"I remember my mother used to have a minister to come to see her in Virginia, and he would read the Bible and sing. He used to sing, 'O where are the Hebrew children? Safe in the promised land.' I did not have religion when I came out here. I did not have any body to tell me any thing about repentance, but I always prayed, and the more I would pray the better I would feel. I never would fail to say my prayers, and I just thought if I could get back to my old Virginia home to hear some of my mother's old-time praises it would do my soul good. But, poor me! I could never go back to my old Virginia home."



Meeting Jane Lee from Virginia—Conversion of Charlotte Brooks.

"FOUR years after I came to Louisiana the speculators brought another woman out here from my old State. She was sold to a man near my marster's plantation. I heard of it, and, thinks I, 'That might be some of my kinsfolks, or somebody that knew my mother.' So the first time I got a chance I went to see the woman. My white folks did not want the 'niggers' to go off on Sundays; but anyhow my old marster let me go sometimes after dinner on Sunday evenings. So I went to see who the woman was, and I tell you, my child, when I got in the road going I could not go fast enough, for it just seemed to me that the woman was one of my folks. I walked a while and would run a while. By and by I got there. As I went in the gate I met a man, and I asked him what was the woman's name; he said her name was Jane Lee. I went around to the quarters where all the black people lived, and I found her. I went up to her and said, 'Howdy do, Aunt Jane?' She said, 'How do you know me, child?' I said, 'I heard you just came from Virginia; I came from that State too. I just been out here four years. I am so glad to see you, Aunt Jane. Where did you come from in Virginia?' 'I came from Richmond. I have left all of my people in Virginia.'

"Aunt Jane was no kin to me, but I felt that she was because she came from my old home. Me and Aunt Jane talked and cried that Sunday evening till nearly dark. Aunt Jane said she left her children, and it almost killed her to ever think of them. She said one was only five years old. Her old marster got in debt, and he sold her to pay his debts. I told her I had left all of my people too, and that I was a poor lone creature to myself when I first came out from Virginia. Aunt Jane asked me did the people have churches here. I told her no; that I had not been in a church since I came here. She had religion, and she was as good a woman as you ever saw. She could read the Bible, and could sing so many pretty hymns. Aunt Jane said it seemed to her she was lost because she could not go to church and hear preaching and singing like she used to hear in Virginia. She said people didn't care for Sunday in Louisiana."

"Aunt Charlotte, it must have been a joyful time with you when you first saw Aunt Jane Lee."

"Yes, I tell you. I stayed with her till evening. I was afraid old marster would not let me go to see Aunt Jane any more, and when I got in the road, I tell you I did not lose any time. It was dark when I left Aunt Jane; but before I left her house she prayed and sang, and it made me feel glad to hear her pray and sing. It made me think of my old Virginia home and my mother. She sang,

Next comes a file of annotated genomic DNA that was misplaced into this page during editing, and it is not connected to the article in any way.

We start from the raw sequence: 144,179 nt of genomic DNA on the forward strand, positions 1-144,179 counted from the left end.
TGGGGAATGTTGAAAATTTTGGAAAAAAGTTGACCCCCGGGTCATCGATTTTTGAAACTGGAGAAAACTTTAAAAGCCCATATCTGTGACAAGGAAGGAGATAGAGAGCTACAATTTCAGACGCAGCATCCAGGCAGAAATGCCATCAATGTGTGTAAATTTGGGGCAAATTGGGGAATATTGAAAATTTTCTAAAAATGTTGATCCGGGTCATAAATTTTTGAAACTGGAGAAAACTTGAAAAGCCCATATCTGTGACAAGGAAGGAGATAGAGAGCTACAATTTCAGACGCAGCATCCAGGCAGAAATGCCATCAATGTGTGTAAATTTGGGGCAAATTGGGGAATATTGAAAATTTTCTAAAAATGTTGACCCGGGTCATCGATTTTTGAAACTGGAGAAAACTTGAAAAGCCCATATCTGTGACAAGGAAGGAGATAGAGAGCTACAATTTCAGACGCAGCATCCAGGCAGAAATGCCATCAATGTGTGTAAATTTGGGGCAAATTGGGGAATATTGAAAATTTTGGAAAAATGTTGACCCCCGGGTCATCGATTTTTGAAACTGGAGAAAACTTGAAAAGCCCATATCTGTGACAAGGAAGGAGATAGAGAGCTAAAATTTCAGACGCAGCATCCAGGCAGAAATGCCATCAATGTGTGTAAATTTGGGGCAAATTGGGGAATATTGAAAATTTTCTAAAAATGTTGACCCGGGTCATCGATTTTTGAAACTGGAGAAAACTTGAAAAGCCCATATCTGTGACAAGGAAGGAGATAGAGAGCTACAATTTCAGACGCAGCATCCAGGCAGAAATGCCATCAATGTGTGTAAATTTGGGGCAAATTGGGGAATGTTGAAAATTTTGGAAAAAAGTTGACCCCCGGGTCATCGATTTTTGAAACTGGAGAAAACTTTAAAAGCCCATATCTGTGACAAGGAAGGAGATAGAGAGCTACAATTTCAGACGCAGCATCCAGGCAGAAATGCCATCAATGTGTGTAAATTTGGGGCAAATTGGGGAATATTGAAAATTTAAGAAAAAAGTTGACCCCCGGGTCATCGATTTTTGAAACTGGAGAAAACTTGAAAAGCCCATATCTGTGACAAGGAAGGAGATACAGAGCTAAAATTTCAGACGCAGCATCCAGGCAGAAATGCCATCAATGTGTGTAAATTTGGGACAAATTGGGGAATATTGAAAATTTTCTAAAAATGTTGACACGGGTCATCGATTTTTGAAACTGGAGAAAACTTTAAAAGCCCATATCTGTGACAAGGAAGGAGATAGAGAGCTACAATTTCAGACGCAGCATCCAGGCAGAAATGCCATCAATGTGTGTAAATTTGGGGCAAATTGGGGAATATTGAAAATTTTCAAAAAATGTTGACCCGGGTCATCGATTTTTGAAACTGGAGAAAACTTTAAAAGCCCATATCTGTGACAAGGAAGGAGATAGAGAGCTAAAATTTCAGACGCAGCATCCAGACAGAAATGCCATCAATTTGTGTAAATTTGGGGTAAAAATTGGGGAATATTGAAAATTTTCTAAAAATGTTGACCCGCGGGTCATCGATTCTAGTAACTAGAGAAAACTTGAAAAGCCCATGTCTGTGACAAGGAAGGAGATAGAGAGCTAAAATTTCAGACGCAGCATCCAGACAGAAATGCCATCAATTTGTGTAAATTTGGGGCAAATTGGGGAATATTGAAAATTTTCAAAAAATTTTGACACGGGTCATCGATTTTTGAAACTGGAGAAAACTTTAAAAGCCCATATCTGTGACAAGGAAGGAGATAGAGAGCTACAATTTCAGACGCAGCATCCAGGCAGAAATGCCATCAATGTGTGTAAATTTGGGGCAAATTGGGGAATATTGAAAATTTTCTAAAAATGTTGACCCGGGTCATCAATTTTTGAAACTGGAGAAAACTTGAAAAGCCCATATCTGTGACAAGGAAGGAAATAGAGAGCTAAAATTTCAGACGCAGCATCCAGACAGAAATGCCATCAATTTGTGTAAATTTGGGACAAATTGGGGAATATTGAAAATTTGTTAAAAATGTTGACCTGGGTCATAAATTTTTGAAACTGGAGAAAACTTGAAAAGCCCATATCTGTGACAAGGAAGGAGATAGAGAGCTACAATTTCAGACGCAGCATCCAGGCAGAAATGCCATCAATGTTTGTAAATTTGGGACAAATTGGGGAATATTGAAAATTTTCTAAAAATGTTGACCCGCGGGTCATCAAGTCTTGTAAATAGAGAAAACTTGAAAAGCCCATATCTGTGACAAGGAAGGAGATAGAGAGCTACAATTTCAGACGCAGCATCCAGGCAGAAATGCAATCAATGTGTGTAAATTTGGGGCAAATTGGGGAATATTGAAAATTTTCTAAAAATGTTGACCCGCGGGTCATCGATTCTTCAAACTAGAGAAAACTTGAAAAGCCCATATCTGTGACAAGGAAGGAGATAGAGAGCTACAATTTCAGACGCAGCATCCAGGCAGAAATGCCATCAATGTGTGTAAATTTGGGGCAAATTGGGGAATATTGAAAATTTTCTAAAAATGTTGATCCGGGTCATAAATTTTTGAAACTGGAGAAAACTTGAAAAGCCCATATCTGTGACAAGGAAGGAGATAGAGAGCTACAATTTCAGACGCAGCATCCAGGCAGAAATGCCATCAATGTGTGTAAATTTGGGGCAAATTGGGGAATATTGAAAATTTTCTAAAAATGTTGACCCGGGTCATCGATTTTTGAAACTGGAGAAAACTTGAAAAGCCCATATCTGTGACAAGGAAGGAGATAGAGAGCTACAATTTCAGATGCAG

"'Guide me, O thou great Jehovah,
Pilgrim through this barren land.'

"I had heard that hymn before, but had forgot it. All next week it seemed to me I could hear the old Virginia hymn Aunt Jane sung for me that Sunday evening when I was working in the cane-field.

"It was nearly rolling season when Aunt Jane first came to Louisiana, and we all was so busy working night and day I did not have a chance to see her in a long time after I left her that Sunday evening. But two or three months after that I got a chance to go to see her again. Old marster let me go and stay all day that Sunday. He said we all had made such a good year's work, and he was mighty well pleased with us. But he was not always glad and pleased with us. Sometimes he would get mad about something going wrong on the place, and he would beat every one of us and lock us up in the jail he made for us."

"What! Did he put you in jail on Sunday?"

"Yes; 'most every Sunday morning when we did not have any work to do. The next time I went to see Aunt Jane we had another happy time. She could read right good in the Bible and hymn-book, and she would read to me one or two hymns at a time. I remember she read to me about Daniel in the lions' den, and about the king having the three Hebrew children cast in the fiery furnace, and when he looked in the flames of fire he saw four men, and one looked like the Son of God. O, how Aunt Jane used to love to read about the Hebrew children!

"I finally got religion, and it was Aunt Jane's praying and singing them old Virginia hymns that helped me so much. Aunt Jane's marster would let her come to see me sometimes, but not often. Sometimes she would slip away from her place at night and come to see me anyhow. She would hold prayer-meeting in my house whenever she would come to see me."

"Would your marster allow you to hold prayer-meeting on his place?"

"No, my child; if old marster heard us singing and praying he would come out and make us stop. One time, I remember, we all were having a prayer-meeting in my cabin, and marster came up to the door and hollered out, 'You, Charlotte, what's all that fuss in there?' We all had to hush up for that night. I was so afraid old marster would see Aunt Jane. I knew Aunt Jane would have to suffer if her white people knew she was off at night. Marster used to say God was tired of us all hollering to him at night."

"Did any of the black people on his place believe in the teachings of their master?"